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Apr 24th
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May Day in the Alps

dining tyroleannAn extensive repertoire of German favorites brings us back to Tyrolean Inn

When my daughter returns to Santa Cruz from her new home in Los Angeles, she comments on how quiet it is here. It was even more so during a trip to Ben Lomond, when we set out for a sample of her second favorite macaroni and cheese. Sitting at the front of the Tyrolean Inn restaurant, the green tarp with plastic windows kept out the chill as well as the noise of an occasional passing car. A new draft beer celebrating the German spring, Maibok ($6) was refreshing, served in a hefty glass stein, but specialty cocktails are unique as well.


The Tyrolean Tilt ($6), named eponymously for a move filmed here in the late 1970s with Brooke Shields, included spiced rum, lime and tonic, which gave it almost whiskey-like flavors.
The Honey Nut ($8) included Bärenjäger Honey liqueur, Frangelico hazelnut liqueur and Irish Cream; mild and with a nutty sweet creaminess. 

On Fridays Tyrolean offers game specials. This week features braised rabbit ($26.95) in a stock with cream, herbs and onion sauce, as well as trout ($19.95) served with a lemon-tarragon white wine sauce. We were in the mood for a wide variety of Bavarian delicacies, and between the appetizers and combination plates, we were very satiated.

Both appetizers were plated with leaf lettuce and curly fronds of parsley. Warm, thin slices of dark farmhouse bread accompanied the shiny mellow orange fillet of Gräucherte Forelle Smoked trout ($8). We spread the bread with airy horseradish-spiked mousse to enjoy with the pleasantly salted fish.

I wasn’t sure what to expect from the Saurer Herring ($7), so I was delightfully surprised. I do enjoy an occasional jar of sour cream and pickled herring, although the sauce tends to be excessive. At Tyrolean, a dollop of paprika and parsley-speckled sour cream was served alongside meaty, chewy segments of sweet coriander-pickled fish. Capers and crisp white onion slices added a bright spiciness.

Schmeckerplatte ($22) was a hefty combination of delicacies. Tyrolean’s version of cordon bleu hiding under a thin layer of fine bread crumbs was pork loin, stuffed with smoked ham and oozing melting Swiss cheese. A fat bockwurst sausage with a white, smooth homogenous interior flecked with bits of herbs, was served with an incredible fine grained spicy German mustard. Red cabbage, sweet like my parents used to make it, but without the apples, was topped with tender thin slices of sauerbraten roast and covered with brown gravy flavored with juniper berries. The warm sauerkraut flecked with anise seeds had a pleasantly light sourness to it and the pan-fried spätzle pasta offered a chewy counterbalance.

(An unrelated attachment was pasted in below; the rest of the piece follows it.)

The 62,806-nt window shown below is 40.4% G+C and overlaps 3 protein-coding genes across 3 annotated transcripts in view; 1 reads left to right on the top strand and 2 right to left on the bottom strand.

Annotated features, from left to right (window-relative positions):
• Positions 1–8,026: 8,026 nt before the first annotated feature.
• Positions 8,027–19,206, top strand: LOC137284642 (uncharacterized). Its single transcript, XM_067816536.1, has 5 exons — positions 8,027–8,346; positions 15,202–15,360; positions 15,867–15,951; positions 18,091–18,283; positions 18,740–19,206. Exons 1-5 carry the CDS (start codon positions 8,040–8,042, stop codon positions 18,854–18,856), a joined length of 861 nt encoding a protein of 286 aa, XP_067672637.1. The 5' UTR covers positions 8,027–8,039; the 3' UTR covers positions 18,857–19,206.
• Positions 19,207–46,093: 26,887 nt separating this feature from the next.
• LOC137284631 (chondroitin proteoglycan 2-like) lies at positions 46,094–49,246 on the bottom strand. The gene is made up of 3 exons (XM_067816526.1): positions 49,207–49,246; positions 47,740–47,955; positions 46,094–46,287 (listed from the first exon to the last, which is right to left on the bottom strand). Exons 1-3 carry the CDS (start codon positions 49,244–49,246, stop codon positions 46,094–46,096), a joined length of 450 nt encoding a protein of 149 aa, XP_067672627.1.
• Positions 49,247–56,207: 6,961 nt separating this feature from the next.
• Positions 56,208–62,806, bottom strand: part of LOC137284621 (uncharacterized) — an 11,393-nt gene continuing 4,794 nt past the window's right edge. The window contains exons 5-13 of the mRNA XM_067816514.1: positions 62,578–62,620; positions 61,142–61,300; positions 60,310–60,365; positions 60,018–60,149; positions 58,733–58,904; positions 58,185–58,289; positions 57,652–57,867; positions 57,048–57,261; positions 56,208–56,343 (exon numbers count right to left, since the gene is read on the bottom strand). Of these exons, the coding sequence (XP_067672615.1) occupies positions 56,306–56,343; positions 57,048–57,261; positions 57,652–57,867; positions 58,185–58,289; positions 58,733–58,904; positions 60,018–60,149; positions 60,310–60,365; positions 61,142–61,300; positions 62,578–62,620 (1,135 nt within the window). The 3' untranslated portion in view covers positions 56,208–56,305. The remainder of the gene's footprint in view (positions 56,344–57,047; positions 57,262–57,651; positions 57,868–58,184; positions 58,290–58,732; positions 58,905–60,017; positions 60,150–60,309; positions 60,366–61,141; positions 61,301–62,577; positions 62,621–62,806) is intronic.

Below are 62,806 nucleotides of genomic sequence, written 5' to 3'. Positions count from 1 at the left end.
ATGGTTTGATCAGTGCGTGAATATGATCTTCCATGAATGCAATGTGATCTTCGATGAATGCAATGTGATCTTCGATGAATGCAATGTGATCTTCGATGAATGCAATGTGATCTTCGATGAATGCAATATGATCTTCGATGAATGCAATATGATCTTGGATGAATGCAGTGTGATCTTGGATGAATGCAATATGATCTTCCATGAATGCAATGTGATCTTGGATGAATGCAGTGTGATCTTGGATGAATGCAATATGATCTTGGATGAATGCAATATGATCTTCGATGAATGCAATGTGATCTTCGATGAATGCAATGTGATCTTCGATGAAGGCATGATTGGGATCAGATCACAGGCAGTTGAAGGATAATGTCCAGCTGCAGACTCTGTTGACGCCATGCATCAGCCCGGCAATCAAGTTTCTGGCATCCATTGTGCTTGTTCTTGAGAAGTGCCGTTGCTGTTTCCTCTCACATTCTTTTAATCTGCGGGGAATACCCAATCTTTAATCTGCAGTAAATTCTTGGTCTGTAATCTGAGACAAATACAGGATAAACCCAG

Schwabenteller ($22) is a Swabian-style meat dish in which alternating slices beef and pork cutlets, pounded thin and tenderized, were topped with light mushroom gravy. It was served with broccoli, cauliflower, zucchini, and pan-fried spätzle.

BauernSchmaus ($20) included a big fat spicy polish sausage, a  thin smoky pork chop, and a pair of thumb-sized peppered Nürnberger sausages, with home-fried-style red potatoes and the
marvelous sauerkraut.dining tyrolean

My daughter couldn’t resist a side of Käsespätzle ($6) a chewy macaroni in a creamy cheese sauce that she enjoyed as a child while waiting for her brother’s Pop Warner games at SLV.
For dessert, two legs of Apple Strudel ($6) were plated with a star of whipped cream. The almond-dotted dough, which lost its crispness when reheated, was rolled around thin slices of cinnamon-spiced apples and raisins.

Tyrolean will be celebrating Maifest on Saturday May 18 from 3-10 p.m. Admission is $6 (kids under 12 free). Live music begins at 3 p.m. Start strengthening your triceps for the beer stein-holding contest. A bounce house with arts and crafts will be available for the children from 3-7 p.m.


 

Tyrolean Inn, 9600 Highway 9, Ben Lomond,336-5188. Full bar. Open Tuesday through Thursday 5-9 p.m., Friday and Saturday 4-10 p.m., and Sunday, noon to 9 p.m. Visit tyroleaninn.com


 

♛ ♛ ♛
Get Veggie with it
“Good for you, good for the planet,” is the theme of the first annual Good Food Festival, which will take place Sunday May 19. This vegetarian celebration of health highlights the environmental benefits of plant-based diets.

There will be children’s activities and food samples, with a demo by Jozseph Schultz of India Joze at 12:30 p.m., and a comparison of Bobcat Ridge avocados at 2 p.m.
Food vendors include India Joze, Geisha’s sustainable sushi, India Gourmet, Cafe Ivéta, and more.  


 

Good Food Festival, Resource Center for Nonviolence, 612 Ocean St., Santa Cruz, from noon until 6:30 p.m. on Sunday May 19. Ample parking at the Santa Cruz Courthouse
across Ocean St.

Comments (1)Add Comment
Black German
written by Andre, May 19, 2013
Sauerkraut and Rotkohl (red cabbage) are two different things and taste completely opposite....

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